Crowdfunding for the Dutch cultural sector

Do you want to know more about crowdfunding and the advantages of crowdfunding? Read the ‘Crowdfunding to fetch our T.Rex’ blog. For a quick overview of crowdfunding: 

Crowdfunding for the cultural sector in the Netherlands

In the Netherlands it is not uncommon or new for the cultural sector to turn towards philanthropy as a method of financial survival. Financial aid in the form of donations for the cultural sector can be traced back as far as the Golden Age, when a group called the Maecenas started to financially support cultural institutions and individual artists (Bekkers & Wiepking, 2016).

After the financial crisis of 2008, the Dutch economy faced important challenges. The Dutch economy experienced a decline and the government was forced to decrease their spending. Especially contemporary cultural organizations (i.e. the cultural sector) experience financial struggles, as the cultural sector mainly depended on government subsidies which was severely decreased (Franssen& Bekkers, 2016).

However, the increasing pressure on philanthropic sources might not be ideal for the cultural sector. Most Dutch individuals (93%) judge the cultural sector as an unimportant goal for the general public (Schuyt, Gouwenberg, & Bekkers, 2017). Not surprisingly, the cultural sector receives few donations (12% of the Dutch households donate to cultural projects)(Schuyt, Gouwenberg, & Bekkers, 2017). In an attempt to fill the financial gap, the government encouraged an increased support from the third sector. For example, to stimulate donations to cultural projects, the Dutch government multiplied donations made to cultural institutions. However, this strategy did not result in more donations (Bekkers, Mariani&Franssen, 2015).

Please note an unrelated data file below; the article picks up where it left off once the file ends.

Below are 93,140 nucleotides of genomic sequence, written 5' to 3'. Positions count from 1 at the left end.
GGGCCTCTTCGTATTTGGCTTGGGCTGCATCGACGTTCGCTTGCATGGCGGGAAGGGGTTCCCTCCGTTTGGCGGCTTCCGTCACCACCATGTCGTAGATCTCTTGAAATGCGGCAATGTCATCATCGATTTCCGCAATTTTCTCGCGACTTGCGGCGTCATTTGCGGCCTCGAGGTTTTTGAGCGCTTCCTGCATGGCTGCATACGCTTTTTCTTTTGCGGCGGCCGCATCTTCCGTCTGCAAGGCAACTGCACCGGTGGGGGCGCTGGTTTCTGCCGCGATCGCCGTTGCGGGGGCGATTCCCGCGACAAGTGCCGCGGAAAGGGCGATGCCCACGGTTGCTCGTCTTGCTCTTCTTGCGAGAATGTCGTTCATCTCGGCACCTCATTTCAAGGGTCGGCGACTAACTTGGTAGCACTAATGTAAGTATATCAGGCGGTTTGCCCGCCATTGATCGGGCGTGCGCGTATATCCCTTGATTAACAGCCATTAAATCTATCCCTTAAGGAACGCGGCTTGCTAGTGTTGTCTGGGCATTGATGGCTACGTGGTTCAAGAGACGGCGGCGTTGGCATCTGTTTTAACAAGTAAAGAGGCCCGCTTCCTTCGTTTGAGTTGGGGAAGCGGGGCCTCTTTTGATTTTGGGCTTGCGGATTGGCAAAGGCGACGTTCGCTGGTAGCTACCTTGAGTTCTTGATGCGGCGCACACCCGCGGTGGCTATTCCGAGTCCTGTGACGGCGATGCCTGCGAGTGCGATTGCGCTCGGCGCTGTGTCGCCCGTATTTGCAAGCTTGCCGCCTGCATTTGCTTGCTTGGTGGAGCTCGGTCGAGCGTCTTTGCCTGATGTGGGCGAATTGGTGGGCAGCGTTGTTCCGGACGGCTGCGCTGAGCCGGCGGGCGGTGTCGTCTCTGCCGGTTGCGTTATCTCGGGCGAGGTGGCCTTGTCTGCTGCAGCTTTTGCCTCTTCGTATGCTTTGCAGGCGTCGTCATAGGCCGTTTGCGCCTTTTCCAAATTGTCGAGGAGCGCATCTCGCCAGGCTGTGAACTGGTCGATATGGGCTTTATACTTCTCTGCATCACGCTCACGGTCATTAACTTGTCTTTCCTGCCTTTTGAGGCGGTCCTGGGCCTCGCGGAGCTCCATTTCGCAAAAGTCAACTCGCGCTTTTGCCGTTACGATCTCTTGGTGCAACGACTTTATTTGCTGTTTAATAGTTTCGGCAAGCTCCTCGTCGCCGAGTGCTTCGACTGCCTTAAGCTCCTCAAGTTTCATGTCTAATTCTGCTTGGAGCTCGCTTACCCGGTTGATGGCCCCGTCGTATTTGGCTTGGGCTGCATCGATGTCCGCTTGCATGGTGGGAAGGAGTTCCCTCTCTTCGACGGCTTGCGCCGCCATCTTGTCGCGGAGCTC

Crowdfunding as the next step?

I think that crowdfunding is a logical next step for the non-profit sector. It is in accordance with the decreasing government funding, since crowdfunding is relatively cheap while still reaching a large crowd. Also, it might attract new donors who are no longer interested in some of the older solicitation methods, since donors are becoming more critically about the return of their donation and crowdfunding provides them with detailed information they can use judge whether they think this project would be effective (i.e. transparency). Also, crowdfunding connects with the current lifestyle of donors, since it is an online solicitation method and most individuals spent daily time online.


A critical note: crowdfunding has a moderate impact

The impact of crowdfunding in charity is relatively small; in 2011 only nine per cent of the Dutch population contributed online to charity organizations (Schuyt, Gouwenberg, & Bekkers, 2013). Amounts raised through crowdfunding increase, but they account for less than 1% of giving in the Netherlands.

Disclaimer: I do not claim that crowdfunding will solve all the problems of the third sector. I merely describe how crowdfunding as a new funding tool could help to increase the reach of charitable organizations. Also, I argue for the use of crowdfunding, as it fits the need of both charities and donors.

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